Public Opinion in America: Moods, Cycles, and Swings

Public Opinion in America: Moods, Cycles, and Swings

Public Opinion in America: Moods, Cycles, and Swings

Public Opinion in America: Moods, Cycles, and Swings

Synopsis

In considering public opinion as an institution in the USA, this volume presents a theory of public mood swings and cycles, based on material accumulated in public-opinion surveys over a number of years.

Excerpt

The idea of electoral moods is old, older than can be traced. But the concept of public policy mood and its indicator were my own thing when I wrote the first edition of this book. I did not wish them to remain so, for that would have meant that scholars had ignored my attempts to make this idea part of political science and public commentary on politics. The effort--which was considerable--in bringing this thing to life would have been wasted if it had remained only my private possession. I am gratified that it did not.

The mood concept and indicator have become part of political science. Used first by friends and graduate students, then by others in the small set of scholars devoted to longitudinal research on American politics, the concept has worked its way ultimately into the hands of scholars I do not know, writing on topics beyond my knowledge. It is not mine anymore.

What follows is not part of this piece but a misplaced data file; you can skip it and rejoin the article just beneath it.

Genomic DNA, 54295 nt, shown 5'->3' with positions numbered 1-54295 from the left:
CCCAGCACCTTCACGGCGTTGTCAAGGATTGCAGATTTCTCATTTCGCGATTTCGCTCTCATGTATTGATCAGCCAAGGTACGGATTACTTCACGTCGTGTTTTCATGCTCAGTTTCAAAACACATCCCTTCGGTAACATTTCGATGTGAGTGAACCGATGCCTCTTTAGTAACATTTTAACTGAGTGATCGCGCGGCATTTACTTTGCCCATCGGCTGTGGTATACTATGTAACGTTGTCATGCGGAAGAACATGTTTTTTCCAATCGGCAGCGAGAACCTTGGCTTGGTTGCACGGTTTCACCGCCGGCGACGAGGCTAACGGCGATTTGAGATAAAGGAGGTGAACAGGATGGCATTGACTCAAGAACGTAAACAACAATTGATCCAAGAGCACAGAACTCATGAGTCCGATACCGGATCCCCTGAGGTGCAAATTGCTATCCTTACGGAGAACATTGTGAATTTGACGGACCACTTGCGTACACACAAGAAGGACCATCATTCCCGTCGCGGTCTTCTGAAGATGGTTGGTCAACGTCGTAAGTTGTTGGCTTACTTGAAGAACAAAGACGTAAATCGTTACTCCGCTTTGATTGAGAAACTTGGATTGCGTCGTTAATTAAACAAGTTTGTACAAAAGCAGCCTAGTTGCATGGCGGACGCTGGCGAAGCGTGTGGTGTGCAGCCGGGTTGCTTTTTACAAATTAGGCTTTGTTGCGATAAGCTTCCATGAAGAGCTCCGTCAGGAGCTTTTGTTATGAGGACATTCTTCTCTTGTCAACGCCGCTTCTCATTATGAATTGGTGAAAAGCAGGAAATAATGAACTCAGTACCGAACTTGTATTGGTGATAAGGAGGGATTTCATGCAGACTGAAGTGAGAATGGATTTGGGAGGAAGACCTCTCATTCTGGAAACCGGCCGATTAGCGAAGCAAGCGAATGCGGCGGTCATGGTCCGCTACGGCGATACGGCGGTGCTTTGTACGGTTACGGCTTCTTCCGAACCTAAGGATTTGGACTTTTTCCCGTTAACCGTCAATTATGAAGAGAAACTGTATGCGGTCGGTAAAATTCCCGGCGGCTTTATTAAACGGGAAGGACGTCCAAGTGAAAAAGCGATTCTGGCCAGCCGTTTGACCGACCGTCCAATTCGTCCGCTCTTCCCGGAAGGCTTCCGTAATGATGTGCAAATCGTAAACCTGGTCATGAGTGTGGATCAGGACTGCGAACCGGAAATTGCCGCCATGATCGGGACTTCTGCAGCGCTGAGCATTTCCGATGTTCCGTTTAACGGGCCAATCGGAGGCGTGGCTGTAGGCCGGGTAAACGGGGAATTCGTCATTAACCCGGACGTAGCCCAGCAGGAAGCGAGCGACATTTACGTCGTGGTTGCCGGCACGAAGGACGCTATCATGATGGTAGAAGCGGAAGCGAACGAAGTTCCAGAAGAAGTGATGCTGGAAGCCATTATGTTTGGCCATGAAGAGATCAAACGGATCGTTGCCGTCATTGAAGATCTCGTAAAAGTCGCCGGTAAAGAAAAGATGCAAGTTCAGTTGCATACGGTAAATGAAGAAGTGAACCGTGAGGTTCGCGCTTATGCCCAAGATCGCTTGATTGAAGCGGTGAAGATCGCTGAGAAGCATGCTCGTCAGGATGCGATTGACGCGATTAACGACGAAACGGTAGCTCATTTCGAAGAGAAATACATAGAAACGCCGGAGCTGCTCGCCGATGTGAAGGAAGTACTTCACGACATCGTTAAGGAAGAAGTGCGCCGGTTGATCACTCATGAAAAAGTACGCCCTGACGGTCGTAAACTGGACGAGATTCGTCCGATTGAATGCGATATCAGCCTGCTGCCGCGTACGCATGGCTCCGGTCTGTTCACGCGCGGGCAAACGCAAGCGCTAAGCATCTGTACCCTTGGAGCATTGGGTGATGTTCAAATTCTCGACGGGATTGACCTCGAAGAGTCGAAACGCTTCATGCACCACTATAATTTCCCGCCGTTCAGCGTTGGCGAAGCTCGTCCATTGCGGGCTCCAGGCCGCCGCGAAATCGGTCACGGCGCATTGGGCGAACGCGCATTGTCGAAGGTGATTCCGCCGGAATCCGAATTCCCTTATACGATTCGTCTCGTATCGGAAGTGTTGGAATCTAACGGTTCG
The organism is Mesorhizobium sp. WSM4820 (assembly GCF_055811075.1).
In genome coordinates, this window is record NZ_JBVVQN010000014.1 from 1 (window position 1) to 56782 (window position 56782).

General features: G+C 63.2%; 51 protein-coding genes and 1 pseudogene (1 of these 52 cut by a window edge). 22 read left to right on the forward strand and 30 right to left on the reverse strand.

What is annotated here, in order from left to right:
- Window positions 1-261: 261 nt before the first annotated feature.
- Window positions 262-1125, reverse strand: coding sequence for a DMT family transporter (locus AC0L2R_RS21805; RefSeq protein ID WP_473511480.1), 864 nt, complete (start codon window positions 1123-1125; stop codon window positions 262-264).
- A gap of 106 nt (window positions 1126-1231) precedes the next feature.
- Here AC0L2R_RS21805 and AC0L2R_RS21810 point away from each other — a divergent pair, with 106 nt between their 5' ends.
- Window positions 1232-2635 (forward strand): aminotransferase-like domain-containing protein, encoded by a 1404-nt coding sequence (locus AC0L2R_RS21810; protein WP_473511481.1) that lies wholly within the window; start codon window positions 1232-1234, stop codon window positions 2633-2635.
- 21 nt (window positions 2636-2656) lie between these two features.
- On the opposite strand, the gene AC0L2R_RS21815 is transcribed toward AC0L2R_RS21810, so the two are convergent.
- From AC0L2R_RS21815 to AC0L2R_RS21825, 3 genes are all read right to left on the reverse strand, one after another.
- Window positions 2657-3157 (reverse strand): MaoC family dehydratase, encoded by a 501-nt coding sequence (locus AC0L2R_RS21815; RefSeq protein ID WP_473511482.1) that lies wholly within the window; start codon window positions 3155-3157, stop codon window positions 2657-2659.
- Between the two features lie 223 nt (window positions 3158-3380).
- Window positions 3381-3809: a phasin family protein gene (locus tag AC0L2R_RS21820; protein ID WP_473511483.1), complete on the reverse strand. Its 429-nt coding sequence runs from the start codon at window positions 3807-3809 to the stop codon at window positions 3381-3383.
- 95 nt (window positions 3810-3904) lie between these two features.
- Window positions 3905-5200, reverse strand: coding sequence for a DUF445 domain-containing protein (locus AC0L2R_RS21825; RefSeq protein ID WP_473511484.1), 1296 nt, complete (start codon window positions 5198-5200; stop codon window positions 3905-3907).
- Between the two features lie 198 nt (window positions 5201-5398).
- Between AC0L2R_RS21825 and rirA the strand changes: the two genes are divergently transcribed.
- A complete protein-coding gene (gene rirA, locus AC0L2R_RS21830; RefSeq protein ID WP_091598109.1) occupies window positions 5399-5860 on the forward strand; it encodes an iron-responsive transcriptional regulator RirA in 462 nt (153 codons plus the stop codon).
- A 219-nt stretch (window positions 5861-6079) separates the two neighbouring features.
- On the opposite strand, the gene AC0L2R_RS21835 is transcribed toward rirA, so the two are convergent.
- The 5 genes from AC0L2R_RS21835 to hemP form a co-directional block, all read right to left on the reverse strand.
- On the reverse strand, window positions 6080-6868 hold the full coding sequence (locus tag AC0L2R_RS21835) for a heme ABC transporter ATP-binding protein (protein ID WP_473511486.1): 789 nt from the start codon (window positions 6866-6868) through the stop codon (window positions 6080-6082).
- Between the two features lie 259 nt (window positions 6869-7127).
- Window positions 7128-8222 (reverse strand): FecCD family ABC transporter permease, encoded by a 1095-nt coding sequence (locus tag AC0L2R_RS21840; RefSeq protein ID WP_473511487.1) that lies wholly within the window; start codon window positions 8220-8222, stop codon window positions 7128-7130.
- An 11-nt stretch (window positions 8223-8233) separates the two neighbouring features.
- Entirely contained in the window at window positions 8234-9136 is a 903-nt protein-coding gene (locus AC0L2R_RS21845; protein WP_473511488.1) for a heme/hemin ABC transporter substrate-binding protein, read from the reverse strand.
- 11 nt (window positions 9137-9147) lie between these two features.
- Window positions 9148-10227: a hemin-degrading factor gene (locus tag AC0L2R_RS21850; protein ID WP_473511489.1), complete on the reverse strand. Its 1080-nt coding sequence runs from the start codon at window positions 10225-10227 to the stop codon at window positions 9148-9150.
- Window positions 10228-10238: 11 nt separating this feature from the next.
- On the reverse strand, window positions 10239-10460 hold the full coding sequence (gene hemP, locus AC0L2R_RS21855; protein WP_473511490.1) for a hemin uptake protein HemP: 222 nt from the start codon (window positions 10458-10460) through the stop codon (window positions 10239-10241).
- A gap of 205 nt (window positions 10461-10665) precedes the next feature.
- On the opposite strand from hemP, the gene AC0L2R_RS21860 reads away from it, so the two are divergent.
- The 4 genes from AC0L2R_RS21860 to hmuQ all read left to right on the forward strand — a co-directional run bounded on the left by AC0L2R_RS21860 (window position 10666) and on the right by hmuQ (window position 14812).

Some of the new scholarship on mood is my own, written with coauthors Robert Erikson and Michael MacKuen. I correctly anticipated both that I would some day address the dynamic representation thesis and that it would take a while. The product (Stimson,MacKuen, and Erikson 1995) demonstrates that all elected organs of American government are highly responsive to changes of public mood--much more so than I would have anticipated, and I think much more so than is generally believed, and not only by cynical observers. So the work is no longer "unfinished," as I asserted in the original Preface.

Between editions the research program of this book continued at the University of Minnesota and at the Center for Advanced Study in the Behavioral Sciences. Paul Kellstedt and later Larry Grossback assisted in the updating and data management processes that are essential to this ongoing endeavor. I have incurred debts in this second installment to the University of North Carolina at Chapel Hill, to its Institute for Research in the Social Sciences, to Leo Wiegman (executive editor for Westview Press), and to Russell Dean (for assistance in updating the many data displays in the book).

By far my greatest debt, and one for which it is no longer possible to express my gratitude, is to Robert H. Durr. Bob Durr joined this endeavor as the first edition was nearly completed. He essentially took over getting . . .

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